Dunleavy's false claim that Alaska's schools are the worst hides real crisis in education
At the Koch Network/Gov. Mike Dunleavy budget show, the governor and his temporary budget director are giving a misleading and deceptive account about education funding and achievement in Alaska.
The Dunleavy/Donna Arduin talking point is that Alaska public schools are the worst in the United States and that the only solution is to reduce the number of teachers, administrators, and support staff.
According to Arduin, “continuing to pour money into it is not the solution, but cutting the budget is a solution that we need to have in order to bring stability to school districts,” which is complete nonsense.
The Dunleavy claim that Alaska schools are the worst stems from multiple-choice test scores from the National Assessment of Educational Progress, which is given every two years to a sample of students in grades 4 and 8.
Arduin claims that state spending on education has “soared” and continues to soar.
“Unfortunately for our children, they haven’t soared at the same time. We can show you category after category of proficiency. This is Grade 4 reading, for those of you who can’t see it, we’re dead last, dead last in the country. We think we can do better,” she told the Kenai crowd Monday.
At that point, Dunleavy said, “That’s as a system. There are certainly islands of brilliance and some amazing schools and certainly a bunch of dedicated teachers. It’s just system-wide is what we’re referring to in terms of the NAEP scores that come out every two years for grades 4 and 8.”
What “Dead Last” Dunleavy and Co. refuse to discuss is that the NAEP results show exceptionally low scores among Native Alaskans. This is the true crisis in education. The main response is silence.
The Dunleavy regime is doing a disservice to Alaskans with its false claims that Alaska public schools are failing overall, using that as an excuse to avoid discussing taxes. Refusing to admit the size of the achievement gap or just how difficult it is to change the situation is part of the crisis.
Among white students in Alaska, the average scores on the NAEP are above the national average in reading and math, while the scores for Alaska Native students, by far the largest minority group, are far below average.
Let’s look more closely at the Grade 4 reading statistics from last year that Arduin says will improve if the state spends a lot less on education.
White students in Alaska, who made up 46 percent of those tested, scored two points above the national average. Fourth-grade Alaska Native students, who made up 24 percent of those tested, scored 52 points below the national average. These results were far below the national averages for other minority groups.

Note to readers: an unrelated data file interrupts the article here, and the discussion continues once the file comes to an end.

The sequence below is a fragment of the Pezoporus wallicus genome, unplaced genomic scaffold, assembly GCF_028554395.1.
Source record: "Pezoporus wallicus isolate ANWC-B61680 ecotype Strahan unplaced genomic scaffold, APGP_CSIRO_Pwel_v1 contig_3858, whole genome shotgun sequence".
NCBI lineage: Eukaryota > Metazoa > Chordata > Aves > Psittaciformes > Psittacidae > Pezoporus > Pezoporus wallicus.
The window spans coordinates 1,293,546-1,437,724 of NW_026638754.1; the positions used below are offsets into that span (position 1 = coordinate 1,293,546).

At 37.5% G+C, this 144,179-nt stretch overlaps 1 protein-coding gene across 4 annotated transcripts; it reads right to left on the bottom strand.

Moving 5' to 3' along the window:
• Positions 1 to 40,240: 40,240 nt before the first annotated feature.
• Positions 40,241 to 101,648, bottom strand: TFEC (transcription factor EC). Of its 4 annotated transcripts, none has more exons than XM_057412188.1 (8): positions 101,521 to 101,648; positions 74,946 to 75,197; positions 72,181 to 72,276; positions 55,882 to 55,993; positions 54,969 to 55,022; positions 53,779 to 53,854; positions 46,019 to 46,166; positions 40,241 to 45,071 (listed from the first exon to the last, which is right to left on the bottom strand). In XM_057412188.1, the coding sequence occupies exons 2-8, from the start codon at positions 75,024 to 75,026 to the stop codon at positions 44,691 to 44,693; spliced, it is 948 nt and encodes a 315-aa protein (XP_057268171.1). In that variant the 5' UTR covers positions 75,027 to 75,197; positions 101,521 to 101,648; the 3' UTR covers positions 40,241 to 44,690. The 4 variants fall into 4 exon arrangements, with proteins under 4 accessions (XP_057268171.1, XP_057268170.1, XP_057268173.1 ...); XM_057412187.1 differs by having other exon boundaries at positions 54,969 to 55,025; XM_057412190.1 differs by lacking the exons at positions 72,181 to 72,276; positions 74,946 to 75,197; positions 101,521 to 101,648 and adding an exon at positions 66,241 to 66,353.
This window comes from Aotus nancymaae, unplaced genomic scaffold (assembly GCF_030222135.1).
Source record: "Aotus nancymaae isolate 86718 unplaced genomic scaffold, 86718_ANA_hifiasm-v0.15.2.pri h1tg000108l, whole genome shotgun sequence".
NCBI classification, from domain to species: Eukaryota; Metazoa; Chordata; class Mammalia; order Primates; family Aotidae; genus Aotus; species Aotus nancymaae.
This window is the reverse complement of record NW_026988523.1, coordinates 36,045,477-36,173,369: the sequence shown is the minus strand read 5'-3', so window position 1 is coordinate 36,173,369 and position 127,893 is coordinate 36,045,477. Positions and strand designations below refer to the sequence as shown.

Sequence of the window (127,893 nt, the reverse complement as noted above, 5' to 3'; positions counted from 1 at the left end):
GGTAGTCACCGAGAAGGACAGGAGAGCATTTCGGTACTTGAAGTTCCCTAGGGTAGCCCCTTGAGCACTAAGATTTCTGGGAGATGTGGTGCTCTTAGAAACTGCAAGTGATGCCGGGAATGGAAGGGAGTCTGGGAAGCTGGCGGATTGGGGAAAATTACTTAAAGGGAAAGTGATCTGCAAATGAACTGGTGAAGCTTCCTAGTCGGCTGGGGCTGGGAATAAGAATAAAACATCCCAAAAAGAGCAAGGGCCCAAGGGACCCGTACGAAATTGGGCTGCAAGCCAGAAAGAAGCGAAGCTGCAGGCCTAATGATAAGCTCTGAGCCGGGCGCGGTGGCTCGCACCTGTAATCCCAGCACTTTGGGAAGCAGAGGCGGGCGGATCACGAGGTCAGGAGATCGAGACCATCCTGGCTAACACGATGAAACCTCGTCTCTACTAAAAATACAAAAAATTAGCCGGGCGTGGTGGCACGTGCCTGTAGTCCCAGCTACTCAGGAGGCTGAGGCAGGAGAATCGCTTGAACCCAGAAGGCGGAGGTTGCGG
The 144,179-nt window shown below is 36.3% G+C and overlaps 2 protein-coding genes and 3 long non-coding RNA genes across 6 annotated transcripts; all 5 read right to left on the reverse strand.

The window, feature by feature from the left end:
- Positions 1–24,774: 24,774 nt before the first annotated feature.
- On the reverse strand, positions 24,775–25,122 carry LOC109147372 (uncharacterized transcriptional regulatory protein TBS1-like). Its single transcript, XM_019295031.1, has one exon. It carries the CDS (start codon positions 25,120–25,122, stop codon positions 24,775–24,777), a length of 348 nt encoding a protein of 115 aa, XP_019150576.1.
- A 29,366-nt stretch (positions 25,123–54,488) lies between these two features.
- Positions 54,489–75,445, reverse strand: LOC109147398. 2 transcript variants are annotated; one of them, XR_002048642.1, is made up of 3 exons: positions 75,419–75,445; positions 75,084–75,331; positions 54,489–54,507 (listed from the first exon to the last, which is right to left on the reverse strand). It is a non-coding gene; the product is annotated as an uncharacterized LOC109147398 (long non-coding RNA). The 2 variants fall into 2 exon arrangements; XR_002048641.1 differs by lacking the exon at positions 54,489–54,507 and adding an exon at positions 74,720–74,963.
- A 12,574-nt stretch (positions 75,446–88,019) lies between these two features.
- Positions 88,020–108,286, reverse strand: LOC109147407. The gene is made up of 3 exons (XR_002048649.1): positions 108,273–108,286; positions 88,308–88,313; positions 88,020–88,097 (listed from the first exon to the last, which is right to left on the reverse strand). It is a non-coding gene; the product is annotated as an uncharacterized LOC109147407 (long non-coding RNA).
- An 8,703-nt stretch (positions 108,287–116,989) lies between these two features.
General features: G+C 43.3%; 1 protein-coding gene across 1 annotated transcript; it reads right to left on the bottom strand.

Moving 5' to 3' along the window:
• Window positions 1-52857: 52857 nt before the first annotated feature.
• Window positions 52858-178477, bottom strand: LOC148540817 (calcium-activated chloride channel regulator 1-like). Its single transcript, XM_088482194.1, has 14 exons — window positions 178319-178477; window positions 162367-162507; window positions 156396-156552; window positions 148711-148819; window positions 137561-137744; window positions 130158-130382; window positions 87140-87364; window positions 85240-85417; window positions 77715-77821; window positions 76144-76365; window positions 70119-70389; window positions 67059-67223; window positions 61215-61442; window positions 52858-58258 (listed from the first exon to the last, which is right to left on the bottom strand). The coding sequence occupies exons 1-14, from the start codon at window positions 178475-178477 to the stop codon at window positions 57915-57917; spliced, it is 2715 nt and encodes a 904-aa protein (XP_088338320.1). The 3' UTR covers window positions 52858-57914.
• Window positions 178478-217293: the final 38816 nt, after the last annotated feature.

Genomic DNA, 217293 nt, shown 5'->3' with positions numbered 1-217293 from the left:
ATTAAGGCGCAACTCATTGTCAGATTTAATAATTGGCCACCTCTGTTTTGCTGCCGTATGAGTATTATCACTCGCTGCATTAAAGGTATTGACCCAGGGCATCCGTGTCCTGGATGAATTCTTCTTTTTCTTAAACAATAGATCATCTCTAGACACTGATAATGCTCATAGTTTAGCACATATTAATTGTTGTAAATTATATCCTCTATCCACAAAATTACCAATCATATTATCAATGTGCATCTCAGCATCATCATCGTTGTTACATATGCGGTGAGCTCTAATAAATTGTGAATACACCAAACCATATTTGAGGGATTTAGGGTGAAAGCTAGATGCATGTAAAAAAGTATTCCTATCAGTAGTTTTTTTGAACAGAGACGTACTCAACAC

The Grade 8 results also show an enormous achievement gap in reading. White students scored five points above the national average, while Alaska Native students were 31 points below the national average. These numbers are far below the national averages for other minority groups.
The achievement gap also shows up in the math scores. White students in fourth grade were 5 points above the national average, while Alaska Native students were 31 points below the national average. In eighth grade, white students were 9 points above the national average, while Alaska Native students were 29 points below the national average.
When the state reported the NAEP numbers last spring, Education Commissioner Michael Johnson referred to a “tragic achievement gap” in a press release, but did not mention Alaska Native students specifically.
The state’s own test results confirm the crisis, which is political, cultural and most pronounced in rural areas of the state where low incomes, teacher turnover, the abuse of alcohol and other drugs, an absence of community support services and a lack of formal schooling tradition all work against the chances of student success.
On the state tests, 88 percent of the students in the Northwest Arctic Borough School District, scored “below or far below proficient” in English and math. In the Yukon-Koyukuk School District, 64 percent scored below or far below proficient in English, while 78 percent scored below or far below proficient in math. In the North Slope Borough, 87 percent scored below or far below proficient in English, while 83 percent scored below or far below proficient in math. In the Lower Yukon School District, 97 percent of students scored below or far below proficient in English and math.
Statewide, 57 percent of all students fell in the “below or far below” categories in English, while 63 percent had those scores in math.
(The credibility question about the state test, raised in the comments below by Fairbanks School Board member Tim Doran, a veteran school administrator who is respected across Alaska, should be taken into account as well.)
Poor performance is not just an issue for Alaska Native students or rural communities and multiple-choice tests are not the ultimate measure of a good education, but Alaska has some serious shortcomings that must be dealt with.
The governor, the Legislature, Alaska school boards, Alaska Native Corporations, the Alaska Federation of Natives and all those who care about the future of the state need to get over their reluctance to address this crisis in education.
A good first step is to ignore the bafflegab from Dunleavy, Arduin, etc.
(If you want to contribute financially to this Alaska reporting project, you can do so here through PayPal. Or write to me the old-fashioned way: Dermot Cole, Box 10673, Fairbanks, AK 99710-0673. Thank you.)